Abstract Optimised methods, developed in this novel study, were utilised throughout the research. In environmental studies of Newfoundland and Ireland, interspecies and spatial variations in the total protein content and polyphenol levels of seaweeds were demonstrated. A positive correlation between total protein and temperature was established. A downstream increase in polyphenol levels of seaweeds was observed and correlated with a downstream increase in seawater salinity. P. lanosa contained the highest levels of all metals. Levels of Pb2+, Cr3+ and Cu2+ in seaweed were highest for sites in Waterford City. The highest proportions of Pb2+, As3+, Cr3+, Cu2+, Ni2+ and Al3+ were intracellular. Baseline levels of total protein, extracted protein and polyphenols of four different seaweed species varied significantly. P. lanosa contained the highest total protein. F. vesiculosus and A. nodosum yielded the highest levels of polyphenols. Significant interspecies variations in total and intracellular metals were observed. Zn2+, As3+ and Mn2+ were dominant for all species. P. lanosa demonstrated the best overall metal bioaccumulation potential. Regression analysis demonstrated correlations between total protein and Pb2+, Ni2+, Cu2+ and Cd2+. Seasonal variations in levels of Cd2+, total protein, extracted protein and polyphenols of P. lanosa were observed. The highest levels of total protein were yielded in May. February demonstrated the highest extracted protein and November the lowest polyphenols. Increases in protein concentration following Cd2+ exposure were observed for P. lanosa sampled in February. Increases in polyphenol levels following Cd2+ exposure were observed in the November samples. Potentiometric titrations and FTIR analysis demonstrated seasonal variations in the binding potential of P. lanosa. Gel filtration chromatography, HPLC analysis and SDS PAGE demonstrated changes to the molecular weights of protein derived from P. lanosa following heavy metal exposure.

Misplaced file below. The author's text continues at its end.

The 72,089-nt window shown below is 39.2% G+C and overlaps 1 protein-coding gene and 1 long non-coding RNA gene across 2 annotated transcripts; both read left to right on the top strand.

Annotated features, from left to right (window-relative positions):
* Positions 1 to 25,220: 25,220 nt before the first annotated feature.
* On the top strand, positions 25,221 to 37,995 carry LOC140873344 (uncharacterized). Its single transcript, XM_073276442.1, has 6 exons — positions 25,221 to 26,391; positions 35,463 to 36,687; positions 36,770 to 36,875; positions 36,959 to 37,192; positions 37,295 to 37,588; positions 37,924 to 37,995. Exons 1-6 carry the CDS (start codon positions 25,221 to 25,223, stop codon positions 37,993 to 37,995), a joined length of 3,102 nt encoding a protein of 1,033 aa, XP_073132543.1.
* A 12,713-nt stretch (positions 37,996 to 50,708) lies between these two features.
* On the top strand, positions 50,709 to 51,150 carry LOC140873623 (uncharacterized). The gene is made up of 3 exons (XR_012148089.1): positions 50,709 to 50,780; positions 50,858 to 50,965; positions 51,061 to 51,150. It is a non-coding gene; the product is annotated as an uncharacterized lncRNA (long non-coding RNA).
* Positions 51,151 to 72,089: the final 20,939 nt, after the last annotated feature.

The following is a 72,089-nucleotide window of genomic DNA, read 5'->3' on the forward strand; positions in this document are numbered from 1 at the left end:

|Publication status||Unpublished - 2010|
- Metal exposure, seaweeds